I walked down to the stream near Lilok Farm and began turning over rocks to see what might be under them. Under one I was surprised to find an Asian Painted Frog (also known as the “Banded Bullfrog” or “Chubby Frog”), a species from Thailand and other countries in southeast Asia.
A few days later I was looking around the same spot and found another one. This one had much brighter coloration.
What a funky frog! With its fat body, tiny head, long toes, and bright stripes, you’d have trouble finding a more unusual-looking amphibian in our area.
Unfortunately, the Asian Painted Frog is not from our area.
The first Asian Painted Frogs in the Philippines were spotted in 2003. It is unknown how they got here – perhaps they came from someone releasing their unwanted pet frogs into the wild. Or maybe they stowed away on a ship’s cargo, or were included in an import of exotic plants. However they got here, they have reproduced and spread rapidly, now found in 16 provinces on 6 different islands.
You might hear an Asian Painted Frog calling before you see one. They make an immense roar with their huge throat sac, something like a bull bellowing. Sometimes they call from the water and sometimes from land or even a hole in a tree, but they must be calling a lot as fast as they are reproducing.
It is unknown whether they are causing any damage to native wildlife. They primarily eat ants, so they might be a threat to native ant species. They are a close relative to the Filipino frog call the Painted Narrowmouth Toad, and may compete with them for food and space.
Some people may find a use for the frogs. They are sometimes collected for market (though don’t eat the skins, which carry an unpleasant white poisonous substance). They also make interesting pets.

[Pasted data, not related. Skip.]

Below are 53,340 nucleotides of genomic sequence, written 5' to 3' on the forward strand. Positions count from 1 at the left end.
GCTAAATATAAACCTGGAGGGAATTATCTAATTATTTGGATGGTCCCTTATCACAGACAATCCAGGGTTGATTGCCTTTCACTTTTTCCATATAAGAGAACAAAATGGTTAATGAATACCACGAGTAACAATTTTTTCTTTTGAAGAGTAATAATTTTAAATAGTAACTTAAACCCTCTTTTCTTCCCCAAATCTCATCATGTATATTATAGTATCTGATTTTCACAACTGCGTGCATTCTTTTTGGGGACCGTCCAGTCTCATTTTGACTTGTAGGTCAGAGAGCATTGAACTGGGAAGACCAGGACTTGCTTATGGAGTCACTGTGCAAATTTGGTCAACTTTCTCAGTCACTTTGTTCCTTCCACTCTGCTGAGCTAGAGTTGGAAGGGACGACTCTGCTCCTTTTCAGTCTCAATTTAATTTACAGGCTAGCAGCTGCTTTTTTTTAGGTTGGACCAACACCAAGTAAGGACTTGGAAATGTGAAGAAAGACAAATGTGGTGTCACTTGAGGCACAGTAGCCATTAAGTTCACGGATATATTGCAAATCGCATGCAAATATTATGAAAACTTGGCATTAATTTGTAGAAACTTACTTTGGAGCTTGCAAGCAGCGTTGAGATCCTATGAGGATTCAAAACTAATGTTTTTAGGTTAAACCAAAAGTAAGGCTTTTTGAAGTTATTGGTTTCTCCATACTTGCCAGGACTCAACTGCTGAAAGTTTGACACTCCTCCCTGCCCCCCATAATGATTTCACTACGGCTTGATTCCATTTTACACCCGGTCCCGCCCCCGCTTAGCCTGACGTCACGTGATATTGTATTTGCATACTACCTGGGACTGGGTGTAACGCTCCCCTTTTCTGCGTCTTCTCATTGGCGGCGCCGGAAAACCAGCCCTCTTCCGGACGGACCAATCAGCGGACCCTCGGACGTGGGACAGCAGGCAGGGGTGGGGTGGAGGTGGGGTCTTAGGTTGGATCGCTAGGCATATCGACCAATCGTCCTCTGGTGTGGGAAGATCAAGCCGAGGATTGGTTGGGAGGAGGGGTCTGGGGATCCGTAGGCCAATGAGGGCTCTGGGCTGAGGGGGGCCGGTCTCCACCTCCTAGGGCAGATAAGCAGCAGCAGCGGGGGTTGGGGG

A few Asian Painted Frogs from their native habitat in Thailand
Where do Asian Painted Frogs live?
They were normally found in marshes and water bodies on forest edges but have adapted well to human presence, now thriving in parks, gardens, and agricultural landscapes.
What do they eat?
The Asian Painted Frog feeds primarily on ants, eating 200 or more in a single night.
Are they dangerous?
When you disturb an Asian Painted Frog a sticky white substance emits from their skin. This substance is somewhat poisonous. While unlikely to do you any harm, you should definitely wash your hands afterwards and before you eat.
Are they in danger?
Asian Painted Frogs are a recently introduced species that does not belong in the Philippines. They may be putting other animals in danger like the ants they eat or the native frogs they compete with, but this is unknown.
In their native habitat in southeast Asia they are plentiful.
What is their scientific name and classification?
The scientific name for the Asian Painted Frog is Kaloula pulchra. It is a member of the Microhylid family, a group of small frogs with typically stocky bodies and narrow mouths (they are commonly known as Narrowmouth Frogs). Many species in the family have loud calls despite their small size.
Have you ever seen an animal that didn’t belong where you found it? What was it? How do you think it got there?